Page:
15 Y in Jail for Meddling with Secret Services Files in Bulgaria

Politics | August 7, 2006, Monday // 00:00| Views: | Comments: 0
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A jail sentence of 5 to 15 years and a fine from BGN 15 000 to 30 000 hangs over those who hides, forges, destroys and releases documents that prove contribution to the Communist-era state security services, a draft law says.

The bill has been tabled to Parliament by the parliamentary group of the predominantly ethnic Turkish Movement for Rights and Freedoms and regulates the access and release of secret services files.

The draft legislation proposes an imprisonment of 10 to 20 years and a fine between BGN 50 000 and 100 000 for a member of the state commission who releases information in violation of the law, which have been obtained thanks to the high positions.

Lawmakers propose that all candidates for high state positions declare they did or did not work for the former Durjavna Sigurnost by signing a declaration.

The news comes amidst an ongoing debate over how Bulgaria should reckon with its totalitarian past and after the names of well-known journalists and senior judges, who allegedly collaborated with communist secret services, were revealed or disclosed to their colleagues.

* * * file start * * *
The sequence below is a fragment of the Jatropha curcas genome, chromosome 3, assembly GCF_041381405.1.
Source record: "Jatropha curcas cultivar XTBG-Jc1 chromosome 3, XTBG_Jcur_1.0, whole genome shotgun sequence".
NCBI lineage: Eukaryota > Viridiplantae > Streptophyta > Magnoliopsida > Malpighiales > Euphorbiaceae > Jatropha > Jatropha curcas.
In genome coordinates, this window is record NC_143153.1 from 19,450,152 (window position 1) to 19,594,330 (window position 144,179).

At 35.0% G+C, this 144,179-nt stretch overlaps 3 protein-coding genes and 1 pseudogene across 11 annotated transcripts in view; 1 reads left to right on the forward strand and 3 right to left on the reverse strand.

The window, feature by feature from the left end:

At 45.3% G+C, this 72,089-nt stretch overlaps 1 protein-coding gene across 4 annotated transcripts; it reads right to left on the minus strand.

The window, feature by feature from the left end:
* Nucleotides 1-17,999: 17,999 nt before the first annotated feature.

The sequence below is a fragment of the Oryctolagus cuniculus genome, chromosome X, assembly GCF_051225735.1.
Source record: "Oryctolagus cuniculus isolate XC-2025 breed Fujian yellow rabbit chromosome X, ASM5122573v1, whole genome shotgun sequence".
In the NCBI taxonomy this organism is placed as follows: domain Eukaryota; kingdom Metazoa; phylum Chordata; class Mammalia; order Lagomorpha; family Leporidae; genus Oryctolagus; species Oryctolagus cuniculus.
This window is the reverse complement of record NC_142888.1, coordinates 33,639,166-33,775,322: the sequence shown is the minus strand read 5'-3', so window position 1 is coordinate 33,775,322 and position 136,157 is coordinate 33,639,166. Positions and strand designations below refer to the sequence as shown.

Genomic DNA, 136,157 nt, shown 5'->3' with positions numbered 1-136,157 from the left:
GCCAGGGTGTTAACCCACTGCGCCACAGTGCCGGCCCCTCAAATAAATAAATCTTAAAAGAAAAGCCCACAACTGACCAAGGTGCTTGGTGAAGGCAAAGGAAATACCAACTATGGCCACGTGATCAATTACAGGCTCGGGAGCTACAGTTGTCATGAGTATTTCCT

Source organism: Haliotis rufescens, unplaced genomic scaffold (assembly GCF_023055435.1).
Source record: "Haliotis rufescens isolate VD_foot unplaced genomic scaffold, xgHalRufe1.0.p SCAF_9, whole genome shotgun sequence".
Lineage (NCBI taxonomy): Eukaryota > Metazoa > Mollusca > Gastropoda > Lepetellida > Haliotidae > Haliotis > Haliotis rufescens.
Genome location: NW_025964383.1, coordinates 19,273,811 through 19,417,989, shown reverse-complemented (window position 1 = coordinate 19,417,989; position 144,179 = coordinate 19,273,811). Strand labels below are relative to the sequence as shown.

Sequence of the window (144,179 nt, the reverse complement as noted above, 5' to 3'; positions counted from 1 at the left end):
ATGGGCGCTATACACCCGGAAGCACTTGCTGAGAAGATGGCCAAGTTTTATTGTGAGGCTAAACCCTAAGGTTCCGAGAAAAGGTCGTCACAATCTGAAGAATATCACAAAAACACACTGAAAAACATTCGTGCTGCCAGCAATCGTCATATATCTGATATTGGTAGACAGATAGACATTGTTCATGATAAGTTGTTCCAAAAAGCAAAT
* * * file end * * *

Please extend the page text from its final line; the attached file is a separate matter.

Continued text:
Sixteen years after the collapse of the regime, Bulgaria has remained the only country among former Soviet satellites in failing to reach consensus on the issue.

At the beginning of June the government called for the entire opening of the security police archives, showing a major shift in the stand of the Prime Minister Stanishev, who initially urged that the files should be destroyed.

The laws regulating the archives however are still unclear. All documents related to the former Durjavna Sigurnost are made available only by personal approval of the interior minister.

In 1994, the Bulgarian Parliament passed a law saying that the documents of the Durjavna Sigurnost were not "state secrets," but failed to assure access to the files.

Then in 1997, the first stable anti- Communist government created a commission to screen candidates for high state positions. The commission was closed in 2002 by the government of Prime Minister Simeon Saxe-Coburg.
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